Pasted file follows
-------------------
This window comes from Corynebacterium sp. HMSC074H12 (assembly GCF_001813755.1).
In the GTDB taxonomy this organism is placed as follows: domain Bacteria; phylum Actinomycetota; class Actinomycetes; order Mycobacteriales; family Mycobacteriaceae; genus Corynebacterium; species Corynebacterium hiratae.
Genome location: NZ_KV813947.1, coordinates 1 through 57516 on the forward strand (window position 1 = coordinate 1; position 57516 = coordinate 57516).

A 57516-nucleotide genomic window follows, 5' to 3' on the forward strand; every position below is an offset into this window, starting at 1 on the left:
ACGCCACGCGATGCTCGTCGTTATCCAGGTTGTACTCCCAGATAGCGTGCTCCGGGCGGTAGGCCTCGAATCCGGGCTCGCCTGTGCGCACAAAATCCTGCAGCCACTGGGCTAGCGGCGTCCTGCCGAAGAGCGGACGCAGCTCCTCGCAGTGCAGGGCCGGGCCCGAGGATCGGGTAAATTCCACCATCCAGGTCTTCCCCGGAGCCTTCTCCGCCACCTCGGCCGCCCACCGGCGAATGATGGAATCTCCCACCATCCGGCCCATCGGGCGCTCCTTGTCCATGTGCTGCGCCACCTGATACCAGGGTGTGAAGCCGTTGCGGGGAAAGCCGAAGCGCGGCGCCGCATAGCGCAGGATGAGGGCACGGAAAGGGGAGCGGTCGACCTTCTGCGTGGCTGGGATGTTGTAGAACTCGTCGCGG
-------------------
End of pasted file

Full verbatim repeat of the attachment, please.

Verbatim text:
This window comes from Corynebacterium sp. HMSC074H12 (assembly GCF_001813755.1).
In the GTDB taxonomy this organism is placed as follows: domain Bacteria; phylum Actinomycetota; class Actinomycetes; order Mycobacteriales; family Mycobacteriaceae; genus Corynebacterium; species Corynebacterium hiratae.
Genome location: NZ_KV813947.1, coordinates 1 through 57516 on the forward strand (window position 1 = coordinate 1; position 57516 = coordinate 57516).

A 57516-nucleotide genomic window follows, 5' to 3' on the forward strand; every position below is an offset into this window, starting at 1 on the left:
ACGCCACGCGATGCTCGTCGTTATCCAGGTTGTACTCCCAGATAGCGTGCTCCGGGCGGTAGGCCTCGAATCCGGGCTCGCCTGTGCGCACAAAATCCTGCAGCCACTGGGCTAGCGGCGTCCTGCCGAAGAGCGGACGCAGCTCCTCGCAGTGCAGGGCCGGGCCCGAGGATCGGGTAAATTCCACCATCCAGGTCTTCCCCGGAGCCTTCTCCGCCACCTCGGCCGCCCACCGGCGAATGATGGAATCTCCCACCATCCGGCCCATCGGGCGCTCCTTGTCCATGTGCTGCGCCACCTGATACCAGGGTGTGAAGCCGTTGCGGGGAAAGCCGAAGCGCGGCGCCGCATAGCGCAGGATGAGGGCACGGAAAGGGGAGCGGTCGACCTTCTGCGTGGCTGGGATGTTGTAGAACTCGTCGCGG